Should I delay buying property to take advantage of potential changes to the SDLT regime?

When he hasn’t been busy stirring the Brexit pot Boris Johnson has managed to find time in recent weeks to get the residential property market aflutter with his suggestions for overhauling the SDLT system.

Not being one for small measures, Mr Johnson has suggested switching liability for SLDT from buyers to sellers which really would be a complete overhaul of the current regime. Of course this raises far more questions than it answers as there are so many different facets of the current system of exemptions and reliefs that would simply be swept away. What might replace them? We simply have no idea.

Whilst I would be the first to accept that the current rules are complex, confusing and no doubt at times unfair, with the current absence of detail on any of Mr Johnson’s plans it is impossible to say what the potential impact might be. Unfortunately in announcing a barely formulated plan to change the system he has introduced yet more uncertainly and concern to a market which is already under immense strain.

We are receiving near daily requests from clients to advise on whether they should be delaying selling or buying a property until after the changes come into effect. This really is the million dollar question when at present we don’t even know if the system is being changed, let alone how and when.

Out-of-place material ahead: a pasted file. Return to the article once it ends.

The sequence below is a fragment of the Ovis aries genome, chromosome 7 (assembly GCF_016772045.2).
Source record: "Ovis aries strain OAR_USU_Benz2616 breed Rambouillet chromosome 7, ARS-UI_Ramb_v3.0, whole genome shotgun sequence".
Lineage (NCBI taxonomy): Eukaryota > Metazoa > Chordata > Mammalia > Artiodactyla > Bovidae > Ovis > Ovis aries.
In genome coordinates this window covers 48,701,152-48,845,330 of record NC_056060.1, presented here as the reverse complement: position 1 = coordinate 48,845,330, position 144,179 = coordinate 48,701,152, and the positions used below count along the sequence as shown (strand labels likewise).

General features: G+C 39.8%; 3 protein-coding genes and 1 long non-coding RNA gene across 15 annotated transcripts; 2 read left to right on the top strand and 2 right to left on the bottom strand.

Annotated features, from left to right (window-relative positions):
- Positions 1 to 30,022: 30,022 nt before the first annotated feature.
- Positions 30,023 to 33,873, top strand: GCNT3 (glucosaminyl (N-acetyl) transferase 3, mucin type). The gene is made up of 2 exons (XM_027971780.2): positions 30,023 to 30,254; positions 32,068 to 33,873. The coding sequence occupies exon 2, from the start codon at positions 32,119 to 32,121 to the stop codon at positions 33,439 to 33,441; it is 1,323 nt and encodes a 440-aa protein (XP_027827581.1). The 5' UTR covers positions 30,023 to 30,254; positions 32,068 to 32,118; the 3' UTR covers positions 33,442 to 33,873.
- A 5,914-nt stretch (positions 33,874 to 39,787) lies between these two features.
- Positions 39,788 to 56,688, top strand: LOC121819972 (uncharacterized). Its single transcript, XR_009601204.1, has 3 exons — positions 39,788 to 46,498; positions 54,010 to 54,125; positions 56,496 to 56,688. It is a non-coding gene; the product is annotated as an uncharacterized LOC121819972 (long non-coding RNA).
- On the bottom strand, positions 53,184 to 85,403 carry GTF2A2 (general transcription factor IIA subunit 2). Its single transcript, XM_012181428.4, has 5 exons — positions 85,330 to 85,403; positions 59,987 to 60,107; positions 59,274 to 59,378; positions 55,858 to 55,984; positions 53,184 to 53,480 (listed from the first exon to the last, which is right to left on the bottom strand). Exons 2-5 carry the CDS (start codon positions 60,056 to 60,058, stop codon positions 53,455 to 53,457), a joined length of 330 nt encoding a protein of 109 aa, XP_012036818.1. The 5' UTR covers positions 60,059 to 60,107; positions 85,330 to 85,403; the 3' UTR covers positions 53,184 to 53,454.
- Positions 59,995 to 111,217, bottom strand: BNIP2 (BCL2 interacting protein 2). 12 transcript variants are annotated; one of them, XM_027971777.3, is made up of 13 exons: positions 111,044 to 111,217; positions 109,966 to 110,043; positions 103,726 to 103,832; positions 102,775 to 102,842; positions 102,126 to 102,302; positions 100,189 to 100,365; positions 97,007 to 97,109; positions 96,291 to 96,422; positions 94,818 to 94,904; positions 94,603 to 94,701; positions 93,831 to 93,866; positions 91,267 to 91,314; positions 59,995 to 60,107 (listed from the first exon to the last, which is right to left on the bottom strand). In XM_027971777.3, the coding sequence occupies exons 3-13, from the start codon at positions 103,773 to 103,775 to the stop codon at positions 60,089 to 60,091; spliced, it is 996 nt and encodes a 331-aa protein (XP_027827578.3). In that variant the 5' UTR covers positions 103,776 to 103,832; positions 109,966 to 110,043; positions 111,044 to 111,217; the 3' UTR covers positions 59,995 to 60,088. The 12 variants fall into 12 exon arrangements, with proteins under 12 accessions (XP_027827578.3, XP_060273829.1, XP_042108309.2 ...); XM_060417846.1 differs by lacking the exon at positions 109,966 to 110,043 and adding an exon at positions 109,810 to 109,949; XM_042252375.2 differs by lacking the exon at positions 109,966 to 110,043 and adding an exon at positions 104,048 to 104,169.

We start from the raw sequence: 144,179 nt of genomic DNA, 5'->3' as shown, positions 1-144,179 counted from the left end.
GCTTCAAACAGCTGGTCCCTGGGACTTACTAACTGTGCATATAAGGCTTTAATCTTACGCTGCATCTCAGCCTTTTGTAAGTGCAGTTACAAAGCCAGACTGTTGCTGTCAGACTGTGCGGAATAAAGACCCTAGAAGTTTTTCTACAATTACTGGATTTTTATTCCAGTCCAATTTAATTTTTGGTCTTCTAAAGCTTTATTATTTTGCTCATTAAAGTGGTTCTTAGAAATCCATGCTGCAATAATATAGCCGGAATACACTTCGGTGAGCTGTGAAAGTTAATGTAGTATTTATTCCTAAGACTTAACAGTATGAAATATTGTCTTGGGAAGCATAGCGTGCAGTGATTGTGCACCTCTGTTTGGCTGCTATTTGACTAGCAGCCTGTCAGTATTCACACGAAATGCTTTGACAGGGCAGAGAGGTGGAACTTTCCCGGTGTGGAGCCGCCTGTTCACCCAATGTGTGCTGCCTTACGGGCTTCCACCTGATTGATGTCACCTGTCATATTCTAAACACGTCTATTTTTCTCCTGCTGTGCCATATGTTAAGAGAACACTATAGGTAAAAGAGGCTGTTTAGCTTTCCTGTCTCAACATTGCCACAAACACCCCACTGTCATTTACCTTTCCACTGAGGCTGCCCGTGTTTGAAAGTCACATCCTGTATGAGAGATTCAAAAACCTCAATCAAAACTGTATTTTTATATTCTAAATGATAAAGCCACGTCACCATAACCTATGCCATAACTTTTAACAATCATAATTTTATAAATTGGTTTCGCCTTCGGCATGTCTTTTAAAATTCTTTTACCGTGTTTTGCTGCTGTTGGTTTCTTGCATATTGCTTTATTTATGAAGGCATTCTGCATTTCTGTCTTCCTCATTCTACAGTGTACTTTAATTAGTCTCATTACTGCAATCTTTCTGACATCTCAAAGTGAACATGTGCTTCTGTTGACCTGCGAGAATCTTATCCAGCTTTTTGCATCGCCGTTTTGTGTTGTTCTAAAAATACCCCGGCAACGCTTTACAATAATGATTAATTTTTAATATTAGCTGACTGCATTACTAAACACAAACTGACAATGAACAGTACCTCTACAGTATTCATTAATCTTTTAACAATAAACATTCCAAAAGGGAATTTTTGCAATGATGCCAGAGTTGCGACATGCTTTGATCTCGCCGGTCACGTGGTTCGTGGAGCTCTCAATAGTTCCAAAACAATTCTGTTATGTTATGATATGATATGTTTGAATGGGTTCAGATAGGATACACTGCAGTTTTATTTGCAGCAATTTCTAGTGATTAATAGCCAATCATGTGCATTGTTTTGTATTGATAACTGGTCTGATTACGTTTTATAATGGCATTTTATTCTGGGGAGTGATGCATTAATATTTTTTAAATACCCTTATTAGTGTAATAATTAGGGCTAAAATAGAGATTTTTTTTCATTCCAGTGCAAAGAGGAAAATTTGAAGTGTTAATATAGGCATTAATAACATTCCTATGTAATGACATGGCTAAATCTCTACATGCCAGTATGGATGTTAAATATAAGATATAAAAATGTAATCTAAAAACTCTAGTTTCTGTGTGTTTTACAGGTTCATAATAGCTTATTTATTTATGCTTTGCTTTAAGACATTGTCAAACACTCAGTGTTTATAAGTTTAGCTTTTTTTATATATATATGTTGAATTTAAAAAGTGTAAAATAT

Here’s hoping for a little clarity very soon.

Within days of Boris Johnson becoming the new Prime Minister, it was announced that an overhaul of stamp duty was being planned.

It has been reported that the shake-up could come as soon as September when the new Chancellor is expected to hold an early emergency Budget.

Mr Johnson has told MPs that an overhaul of stamp duty is needed to help first-time buyers get on the ladder and to give the London property market renewed energy.

One proposal being looked at would raise the property value at which stamp duty is charged from £125,000 to £500,000. 

Another more radical measure is to switch the liability for paying the levy from the buyer to the seller.